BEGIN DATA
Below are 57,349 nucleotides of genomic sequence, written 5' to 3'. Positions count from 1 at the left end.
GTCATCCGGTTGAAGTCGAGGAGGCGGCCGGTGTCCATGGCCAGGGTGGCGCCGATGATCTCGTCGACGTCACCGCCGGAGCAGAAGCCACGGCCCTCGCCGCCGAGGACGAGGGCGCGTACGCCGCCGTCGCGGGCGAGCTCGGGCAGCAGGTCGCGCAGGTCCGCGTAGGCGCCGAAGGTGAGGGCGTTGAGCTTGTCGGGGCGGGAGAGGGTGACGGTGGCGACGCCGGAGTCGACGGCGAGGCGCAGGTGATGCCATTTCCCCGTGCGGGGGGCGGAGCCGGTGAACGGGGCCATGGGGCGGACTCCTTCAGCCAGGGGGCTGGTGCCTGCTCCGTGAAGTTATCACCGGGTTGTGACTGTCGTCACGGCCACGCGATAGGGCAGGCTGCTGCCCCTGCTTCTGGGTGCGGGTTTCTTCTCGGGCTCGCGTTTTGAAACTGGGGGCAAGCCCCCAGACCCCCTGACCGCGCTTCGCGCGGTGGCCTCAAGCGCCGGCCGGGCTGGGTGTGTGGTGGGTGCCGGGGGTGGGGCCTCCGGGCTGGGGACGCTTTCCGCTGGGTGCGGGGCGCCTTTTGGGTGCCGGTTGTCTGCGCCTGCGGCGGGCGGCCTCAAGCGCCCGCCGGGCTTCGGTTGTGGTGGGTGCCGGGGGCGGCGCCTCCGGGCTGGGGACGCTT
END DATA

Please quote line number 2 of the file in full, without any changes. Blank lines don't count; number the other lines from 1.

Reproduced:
GTCATCCGGTTGAAGTCGAGGAGGCGGCCGGTGTCCATGGCCAGGGTGGCGCCGATGATCTCGTCGACGTCACCGCCGGAGCAGAAGCCACGGCCCTCGCCGCCGAGGACGAGGGCGCGTACGCCGCCGTCGCGGGCGAGCTCGGGCAGCAGGTCGCGCAGGTCCGCGTAGGCGCCGAAGGTGAGGGCGTTGAGCTTGTCGGGGCGGGAGAGGGTGACGGTGGCGACGCCGGAGTCGACGGCGAGGCGCAGGTGATGCCATTTCCCCGTGCGGGGGGCGGAGCCGGTGAACGGGGCCATGGGGCGGACTCCTTCAGCCAGGGGGCTGGTGCCTGCTCCGTGAAGTTATCACCGGGTTGTGACTGTCGTCACGGCCACGCGATAGGGCAGGCTGCTGCCCCTGCTTCTGGGTGCGGGTTTCTTCTCGGGCTCGCGTTTTGAAACTGGGGGCAAGCCCCCAGACCCCCTGACCGCGCTTCGCGCGGTGGCCTCAAGCGCCGGCCGGGCTGGGTGTGTGGTGGGTGCCGGGGGTGGGGCCTCCGGGCTGGGGACGCTTTCCGCTGGGTGCGGGGCGCCTTTTGGGTGCCGGTTGTCTGCGCCTGCGGCGGGCGGCCTCAAGCGCCCGCCGGGCTTCGGTTGTGGTGGGTGCCGGGGGCGGCGCCTCCGGGCTGGGGACGCTT